Congressional negotiators and European allies have one “last chance” to agree on new policies to confront Iran before President Trump withdraws from the nuclear deal, he warned Friday.
“I am waiving the application of certain nuclear sanctions, but only in order to secure our European allies’ agreement to fix the terrible flaws of the Iran nuclear deal,” Trump said in a Friday afternoon statement.
“This is a last chance. In the absence of such an agreement, the United States will not again waive sanctions in order to stay in the Iran nuclear deal. And if at any time I judge that such an agreement is not within reach, I will withdraw from the deal immediately.”
Trump’s warning is a victory for Iran hawks, despite his decision to continue waiving the nuclear sanctions. It sets out a series of major policy changes designed to enhance inspections of the regime’s nuclear program while rolling back the ballistic missile program that could be used to launch nuclear weapons.
“[A]ny bill I sign must include four critical components,” he said. “First, it must demand that Iran allow immediate inspections at all sites requested by international inspectors. Second, it must ensure that Iran never even comes close to possessing a nuclear weapon. Third, unlike the nuclear deal, these provisions must have no expiration date . . . Fourth, the legislation must explicitly state in United States law — for the first time — that long-range missile and nuclear weapons programs are inseparable, and that Iran’s development and testing of missiles should be subject to severe sanctions.”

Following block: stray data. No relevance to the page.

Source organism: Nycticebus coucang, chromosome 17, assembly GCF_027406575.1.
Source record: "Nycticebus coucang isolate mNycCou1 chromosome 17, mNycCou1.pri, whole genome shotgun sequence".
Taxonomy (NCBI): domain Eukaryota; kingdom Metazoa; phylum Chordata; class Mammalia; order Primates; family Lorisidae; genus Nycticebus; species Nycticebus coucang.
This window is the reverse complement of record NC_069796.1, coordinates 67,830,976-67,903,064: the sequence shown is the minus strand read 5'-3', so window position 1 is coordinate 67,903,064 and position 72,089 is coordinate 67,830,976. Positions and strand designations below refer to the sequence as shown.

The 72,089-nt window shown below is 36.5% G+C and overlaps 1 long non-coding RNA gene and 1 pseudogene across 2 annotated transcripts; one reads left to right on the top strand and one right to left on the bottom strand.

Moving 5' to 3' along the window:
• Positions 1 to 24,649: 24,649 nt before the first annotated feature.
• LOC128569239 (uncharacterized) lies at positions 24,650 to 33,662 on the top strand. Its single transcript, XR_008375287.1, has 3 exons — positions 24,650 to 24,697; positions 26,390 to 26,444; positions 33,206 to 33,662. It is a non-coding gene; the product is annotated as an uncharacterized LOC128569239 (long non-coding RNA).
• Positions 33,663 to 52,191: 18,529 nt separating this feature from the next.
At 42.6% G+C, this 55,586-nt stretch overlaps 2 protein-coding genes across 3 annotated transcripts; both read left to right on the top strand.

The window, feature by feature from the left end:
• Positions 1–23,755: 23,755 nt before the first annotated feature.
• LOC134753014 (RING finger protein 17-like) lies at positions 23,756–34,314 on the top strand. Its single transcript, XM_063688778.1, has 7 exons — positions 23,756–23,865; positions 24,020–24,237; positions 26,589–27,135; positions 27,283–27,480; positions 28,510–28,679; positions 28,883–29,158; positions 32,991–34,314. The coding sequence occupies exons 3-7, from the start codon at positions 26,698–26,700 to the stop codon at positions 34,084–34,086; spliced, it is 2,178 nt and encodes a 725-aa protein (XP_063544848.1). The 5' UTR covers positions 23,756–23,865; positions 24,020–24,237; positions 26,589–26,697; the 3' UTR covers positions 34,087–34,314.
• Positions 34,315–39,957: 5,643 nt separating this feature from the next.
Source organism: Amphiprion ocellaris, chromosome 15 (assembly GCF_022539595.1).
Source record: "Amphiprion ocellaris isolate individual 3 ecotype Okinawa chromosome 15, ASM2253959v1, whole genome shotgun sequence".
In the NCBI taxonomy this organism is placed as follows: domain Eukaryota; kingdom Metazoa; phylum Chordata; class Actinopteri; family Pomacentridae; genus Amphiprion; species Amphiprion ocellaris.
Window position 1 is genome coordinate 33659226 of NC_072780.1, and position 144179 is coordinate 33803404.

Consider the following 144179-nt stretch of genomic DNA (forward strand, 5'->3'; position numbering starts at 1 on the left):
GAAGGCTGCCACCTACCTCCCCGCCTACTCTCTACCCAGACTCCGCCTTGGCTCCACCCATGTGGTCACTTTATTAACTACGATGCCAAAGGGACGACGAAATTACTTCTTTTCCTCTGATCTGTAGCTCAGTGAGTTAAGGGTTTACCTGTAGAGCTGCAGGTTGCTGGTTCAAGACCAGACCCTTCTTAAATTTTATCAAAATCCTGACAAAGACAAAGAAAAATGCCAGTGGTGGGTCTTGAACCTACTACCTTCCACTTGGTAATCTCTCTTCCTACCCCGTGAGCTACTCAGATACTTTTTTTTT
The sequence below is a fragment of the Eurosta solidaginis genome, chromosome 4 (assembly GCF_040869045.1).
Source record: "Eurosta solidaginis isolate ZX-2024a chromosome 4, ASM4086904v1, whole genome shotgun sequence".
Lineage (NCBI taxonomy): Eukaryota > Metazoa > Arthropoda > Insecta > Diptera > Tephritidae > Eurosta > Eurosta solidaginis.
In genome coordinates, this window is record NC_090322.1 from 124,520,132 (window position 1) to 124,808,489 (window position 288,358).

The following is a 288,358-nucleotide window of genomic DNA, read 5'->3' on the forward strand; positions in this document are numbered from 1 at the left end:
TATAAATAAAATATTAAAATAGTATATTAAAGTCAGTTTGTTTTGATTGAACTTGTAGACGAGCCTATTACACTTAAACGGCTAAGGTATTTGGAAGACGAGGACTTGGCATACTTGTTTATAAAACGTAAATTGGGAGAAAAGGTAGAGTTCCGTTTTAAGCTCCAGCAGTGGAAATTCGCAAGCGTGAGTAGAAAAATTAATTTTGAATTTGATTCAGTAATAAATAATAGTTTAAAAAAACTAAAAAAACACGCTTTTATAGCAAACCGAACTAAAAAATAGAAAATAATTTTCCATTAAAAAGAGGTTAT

That could strengthen the hand of Sen. Tom Cotton, R-Ark., and other lawmakers trying to negotiate new legislation adjusting American policy toward Iran. A leading congressional Democrat protested, however, that Trump is “set[ting] impossible standards” that will lead to the United States withdrawing from the deal unilaterally.
“That scenario would allow Iran to rush headlong toward a bomb while harming American credibility and leadership on the global stage,” New York Rep. Eliot Engel, the top Democrat on the Foreign Affairs Committee, said Friday. “I’m all in favor of trying to address the agreement’s weaknesses. But the way to do so is to engage with international partners and build momentum to negotiate new provisions. The wrong approach is to bully countries with arbitrary and unenforceable deadlines."
Trump also warned that countries have to decide whether they're working with the U.S. to change the deal, or against it. "I hereby call on key European countries to join with the United States in fixing significant flaws in the deal, countering Iranian aggression, and supporting the Iranian people," he said. "If other nations fail to act during this time, I will terminate our deal with Iran. Those who, for whatever reason, choose not to work with us will be siding with the Iranian regime’s nuclear ambitions, and against the people of Iran and the peaceful nations of the world.”